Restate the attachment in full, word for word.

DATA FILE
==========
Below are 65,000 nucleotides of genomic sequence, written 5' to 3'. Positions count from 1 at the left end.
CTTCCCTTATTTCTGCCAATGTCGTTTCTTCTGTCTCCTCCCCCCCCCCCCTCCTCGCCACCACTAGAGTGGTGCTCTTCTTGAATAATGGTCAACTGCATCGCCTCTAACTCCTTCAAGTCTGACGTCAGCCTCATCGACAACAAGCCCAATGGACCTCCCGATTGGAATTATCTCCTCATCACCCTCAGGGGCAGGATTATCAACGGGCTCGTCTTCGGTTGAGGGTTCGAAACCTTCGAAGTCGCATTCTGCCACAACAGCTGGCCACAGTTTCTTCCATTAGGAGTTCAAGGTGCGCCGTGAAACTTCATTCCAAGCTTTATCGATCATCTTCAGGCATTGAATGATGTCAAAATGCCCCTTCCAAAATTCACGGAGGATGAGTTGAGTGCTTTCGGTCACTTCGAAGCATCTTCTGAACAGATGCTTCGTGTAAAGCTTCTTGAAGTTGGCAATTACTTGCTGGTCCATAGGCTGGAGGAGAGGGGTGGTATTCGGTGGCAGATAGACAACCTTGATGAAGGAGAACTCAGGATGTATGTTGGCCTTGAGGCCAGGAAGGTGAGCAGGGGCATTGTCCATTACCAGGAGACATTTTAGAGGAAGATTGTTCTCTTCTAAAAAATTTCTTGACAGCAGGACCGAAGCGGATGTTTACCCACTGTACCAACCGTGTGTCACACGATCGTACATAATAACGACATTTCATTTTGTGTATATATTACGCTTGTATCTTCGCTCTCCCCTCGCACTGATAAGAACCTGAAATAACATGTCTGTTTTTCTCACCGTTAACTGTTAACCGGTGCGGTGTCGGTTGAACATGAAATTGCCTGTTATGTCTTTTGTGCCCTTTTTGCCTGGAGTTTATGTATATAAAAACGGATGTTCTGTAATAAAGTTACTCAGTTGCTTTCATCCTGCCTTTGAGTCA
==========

Below are 65,000 nucleotides of genomic sequence, written 5' to 3'. Positions count from 1 at the left end.
CTTCCCTTATTTCTGCCAATGTCGTTTCTTCTGTCTCCTCCCCCCCCCCCCTCCTCGCCACCACTAGAGTGGTGCTCTTCTTGAATAATGGTCAACTGCATCGCCTCTAACTCCTTCAAGTCTGACGTCAGCCTCATCGACAACAAGCCCAATGGACCTCCCGATTGGAATTATCTCCTCATCACCCTCAGGGGCAGGATTATCAACGGGCTCGTCTTCGGTTGAGGGTTCGAAACCTTCGAAGTCGCATTCTGCCACAACAGCTGGCCACAGTTTCTTCCATTAGGAGTTCAAGGTGCGCCGTGAAACTTCATTCCAAGCTTTATCGATCATCTTCAGGCATTGAATGATGTCAAAATGCCCCTTCCAAAATTCACGGAGGATGAGTTGAGTGCTTTCGGTCACTTCGAAGCATCTTCTGAACAGATGCTTCGTGTAAAGCTTCTTGAAGTTGGCAATTACTTGCTGGTCCATAGGCTGGAGGAGAGGGGTGGTATTCGGTGGCAGATAGACAACCTTGATGAAGGAGAACTCAGGATGTATGTTGGCCTTGAGGCCAGGAAGGTGAGCAGGGGCATTGTCCATTACCAGGAGACATTTTAGAGGAAGATTGTTCTCTTCTAAAAAATTTCTTGACAGCAGGACCGAAGCGGATGTTTACCCACTGTACCAACCGTGTGTCACACGATCGTACATAATAACGACATTTCATTTTGTGTATATATTACGCTTGTATCTTCGCTCTCCCCTCGCACTGATAAGAACCTGAAATAACATGTCTGTTTTTCTCACCGTTAACTGTTAACCGGTGCGGTGTCGGTTGAACATGAAATTGCCTGTTATGTCTTTTGTGCCCTTTTTGCCTGGAGTTTATGTATATAAAAACGGATGTTCTGTAATAAAGTTACTCAGTTGCTTTCATCCTGCCTTTGAGTCA